It seems to me that there are so many decisions to make. Decisions about my website, this blog – how it should look, what it should be about, who it should be for, and what I should or shouldn’t write… I can’t quite seem to decide. Is it a website advertising my freelancing? My writing? Is it a resource for writers? Years ago, it all seemed simpler… I would just write whatever the hell I wanted. But now, there seems to be this weight over it all. If I write about my personal fears and doubts, will it detract from my professionalism? If I don’t, will I come across as boring and ridged?
I’m never happy with the look of my site. And I think that’s linked to the fact that I’m never quite sure what its main purpose is, so it’s unable to reflect that. At the moment, it feels a bit cold.
The funny thing is, as I type this, I’m realising that all my website worries are probably unfounded. I’m probably reading too many blogs and ebooks about freelancing and small businesses. They’re all telling me to do stuff to my website, and I never seem to manage to get it right, which feels like a bit of a fail.
I would like to once again use my blog to vent my thoughts – as I am in this post. I would like to do that without worrying that it will make me look unprofessional, or ‘weak’ as a writer. Because it is obvious that so many writers and editors use their sites to publicise their successes, advertise their products and services, and demonstrate their knowledge, etc. But the sites that do that don’t seem to be the personal kind. They don’t really connect with people. There is definitely a distinction, and I’m caught hesitating in the middle of it.
So here are some of my concerns, laid bare. I’m 24 years old and I’m still freaking about what to do with this thing called ‘life’. When I was at school, from about the age of fourteen, we were constantly pressured into deciding what careers we wanted to achieve. Of course, I had no idea, but I decided that I would simply study the subjects I found most interesting and enjoyable, and hope that an interesting and enjoyable career would follow. So I studied English Literature, Philosophy and Art, and went on to study English Literature and Creative Writing at university. All of which I loved.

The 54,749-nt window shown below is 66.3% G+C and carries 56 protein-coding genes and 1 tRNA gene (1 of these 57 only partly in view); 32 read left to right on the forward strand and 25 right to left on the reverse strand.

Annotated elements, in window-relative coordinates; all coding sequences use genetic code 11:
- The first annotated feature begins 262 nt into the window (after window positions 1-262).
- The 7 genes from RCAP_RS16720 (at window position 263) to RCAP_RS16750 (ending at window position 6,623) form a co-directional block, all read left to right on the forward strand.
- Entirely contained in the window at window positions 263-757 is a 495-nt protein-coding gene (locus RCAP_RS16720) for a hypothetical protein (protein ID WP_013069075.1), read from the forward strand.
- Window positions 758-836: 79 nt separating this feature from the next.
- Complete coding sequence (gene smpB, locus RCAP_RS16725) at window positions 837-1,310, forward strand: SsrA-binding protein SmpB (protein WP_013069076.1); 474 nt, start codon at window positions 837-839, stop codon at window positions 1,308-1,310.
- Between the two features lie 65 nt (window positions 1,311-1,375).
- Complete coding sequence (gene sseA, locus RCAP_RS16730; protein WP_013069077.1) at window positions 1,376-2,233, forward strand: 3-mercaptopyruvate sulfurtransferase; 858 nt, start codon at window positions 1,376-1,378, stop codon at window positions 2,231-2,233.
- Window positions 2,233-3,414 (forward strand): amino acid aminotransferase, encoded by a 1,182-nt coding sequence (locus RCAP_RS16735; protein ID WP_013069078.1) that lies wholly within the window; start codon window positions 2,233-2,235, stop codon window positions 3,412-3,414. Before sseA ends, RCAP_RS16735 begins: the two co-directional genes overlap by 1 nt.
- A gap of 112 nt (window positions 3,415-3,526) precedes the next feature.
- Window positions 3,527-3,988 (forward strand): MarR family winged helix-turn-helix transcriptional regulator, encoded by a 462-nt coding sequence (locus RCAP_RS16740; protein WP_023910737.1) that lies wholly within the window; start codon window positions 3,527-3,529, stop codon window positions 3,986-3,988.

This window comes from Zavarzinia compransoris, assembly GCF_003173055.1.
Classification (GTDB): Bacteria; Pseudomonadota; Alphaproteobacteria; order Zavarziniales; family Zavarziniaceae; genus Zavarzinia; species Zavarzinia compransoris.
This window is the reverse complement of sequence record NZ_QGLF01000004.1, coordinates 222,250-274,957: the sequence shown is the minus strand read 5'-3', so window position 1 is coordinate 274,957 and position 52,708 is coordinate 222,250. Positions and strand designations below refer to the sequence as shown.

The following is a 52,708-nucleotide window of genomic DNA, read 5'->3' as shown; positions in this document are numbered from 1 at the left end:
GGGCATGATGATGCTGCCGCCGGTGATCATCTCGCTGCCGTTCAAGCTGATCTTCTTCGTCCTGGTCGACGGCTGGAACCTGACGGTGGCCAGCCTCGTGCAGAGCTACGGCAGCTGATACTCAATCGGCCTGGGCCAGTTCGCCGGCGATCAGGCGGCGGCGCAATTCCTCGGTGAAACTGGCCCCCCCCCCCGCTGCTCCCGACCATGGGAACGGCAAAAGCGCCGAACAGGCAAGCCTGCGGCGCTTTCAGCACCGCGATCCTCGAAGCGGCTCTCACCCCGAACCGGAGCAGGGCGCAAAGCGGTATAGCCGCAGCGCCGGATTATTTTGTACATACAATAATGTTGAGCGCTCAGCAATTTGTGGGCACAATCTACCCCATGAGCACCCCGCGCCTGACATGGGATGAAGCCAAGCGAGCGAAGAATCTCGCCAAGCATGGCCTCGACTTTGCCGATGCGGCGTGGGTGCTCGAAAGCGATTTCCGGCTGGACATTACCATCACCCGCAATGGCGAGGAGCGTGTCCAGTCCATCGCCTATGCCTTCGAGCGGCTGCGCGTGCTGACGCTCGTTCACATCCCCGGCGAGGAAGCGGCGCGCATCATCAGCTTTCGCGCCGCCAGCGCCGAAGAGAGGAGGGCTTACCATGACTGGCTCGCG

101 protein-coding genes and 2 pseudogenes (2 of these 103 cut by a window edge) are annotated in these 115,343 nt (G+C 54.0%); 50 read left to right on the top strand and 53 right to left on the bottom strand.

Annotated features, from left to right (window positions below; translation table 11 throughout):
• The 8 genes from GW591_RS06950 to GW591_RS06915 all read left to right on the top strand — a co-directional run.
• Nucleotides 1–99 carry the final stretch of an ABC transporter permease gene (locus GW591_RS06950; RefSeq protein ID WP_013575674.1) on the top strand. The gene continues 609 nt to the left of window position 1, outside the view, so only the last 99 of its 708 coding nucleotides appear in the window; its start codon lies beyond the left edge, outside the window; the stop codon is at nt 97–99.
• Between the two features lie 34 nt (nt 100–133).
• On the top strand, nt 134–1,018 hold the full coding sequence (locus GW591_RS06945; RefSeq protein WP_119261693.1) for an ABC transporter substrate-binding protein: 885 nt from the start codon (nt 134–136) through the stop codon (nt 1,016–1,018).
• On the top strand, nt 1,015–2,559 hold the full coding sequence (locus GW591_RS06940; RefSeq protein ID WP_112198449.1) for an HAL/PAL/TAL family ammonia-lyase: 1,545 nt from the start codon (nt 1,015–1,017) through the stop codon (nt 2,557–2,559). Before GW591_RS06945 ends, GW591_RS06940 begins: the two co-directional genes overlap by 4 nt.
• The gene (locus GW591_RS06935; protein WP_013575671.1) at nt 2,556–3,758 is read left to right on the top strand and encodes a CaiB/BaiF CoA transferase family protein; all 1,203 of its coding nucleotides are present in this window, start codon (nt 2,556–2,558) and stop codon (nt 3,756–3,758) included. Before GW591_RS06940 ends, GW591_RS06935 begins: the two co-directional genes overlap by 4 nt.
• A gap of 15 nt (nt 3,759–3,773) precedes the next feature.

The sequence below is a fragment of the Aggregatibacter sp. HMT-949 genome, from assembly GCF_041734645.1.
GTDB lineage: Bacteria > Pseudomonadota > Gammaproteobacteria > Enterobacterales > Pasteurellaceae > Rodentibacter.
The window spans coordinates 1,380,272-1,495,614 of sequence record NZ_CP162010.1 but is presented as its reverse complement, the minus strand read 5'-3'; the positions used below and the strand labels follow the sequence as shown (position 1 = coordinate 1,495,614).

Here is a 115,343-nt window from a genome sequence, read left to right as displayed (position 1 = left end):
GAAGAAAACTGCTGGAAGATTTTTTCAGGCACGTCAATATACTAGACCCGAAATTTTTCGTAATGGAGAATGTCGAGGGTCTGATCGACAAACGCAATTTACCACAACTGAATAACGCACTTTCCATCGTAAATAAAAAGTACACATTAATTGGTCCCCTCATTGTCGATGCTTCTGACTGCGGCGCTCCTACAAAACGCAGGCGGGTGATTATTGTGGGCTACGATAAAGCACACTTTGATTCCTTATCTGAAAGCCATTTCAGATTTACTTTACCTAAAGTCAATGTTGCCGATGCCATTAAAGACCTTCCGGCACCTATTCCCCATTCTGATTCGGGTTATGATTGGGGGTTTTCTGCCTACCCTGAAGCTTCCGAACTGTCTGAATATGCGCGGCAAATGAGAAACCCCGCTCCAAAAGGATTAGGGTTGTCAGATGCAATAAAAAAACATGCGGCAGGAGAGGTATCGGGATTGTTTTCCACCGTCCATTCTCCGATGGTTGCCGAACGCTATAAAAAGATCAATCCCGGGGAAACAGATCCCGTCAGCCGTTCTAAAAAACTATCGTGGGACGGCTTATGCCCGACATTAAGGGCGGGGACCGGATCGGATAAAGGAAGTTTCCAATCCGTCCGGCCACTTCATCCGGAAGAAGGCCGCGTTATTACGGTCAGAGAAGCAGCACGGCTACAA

Then I got a job in a publishing house – but it wasn’t quite what I had expected. The real world had sprung up on me very fast. At first, it was cool. I’d broken into the publishing industry! But I quickly realised my entry-level position was more about spreadsheets, emails and admin than it was about creativity and literature. So I decided to go back to what I had enjoyed, and I returned to university to do an MA in Creative Writing.
Fast forward two years, and here I am. I occasionally do the odd freelancing job, but sometimes I feel as though I’m emotionally back where I started at school. Though now I can’t just study the subjects I enjoy, because as a ‘grown up’ in the ‘real world’ you kinda need money to pay the bills. I even studied how to live life homelessly because I hate the idea of conforming to a nine-to-five job that I don’t like, just so I can afford a roof over my head. It’s still an option I toy with, but the biggest thing stopping me is the issue of safety, to be honest. And there are so many sickening laws about land ownership. Otherwise I’d probably just go off and live in the woods, somewhere a bit warmer.
So now that I’ve thoroughly convinced you that I’m insane, what about being a writer? Yes. That. (Then again… ‘insane’ and ‘writer’ aren’t always distinct, are they?)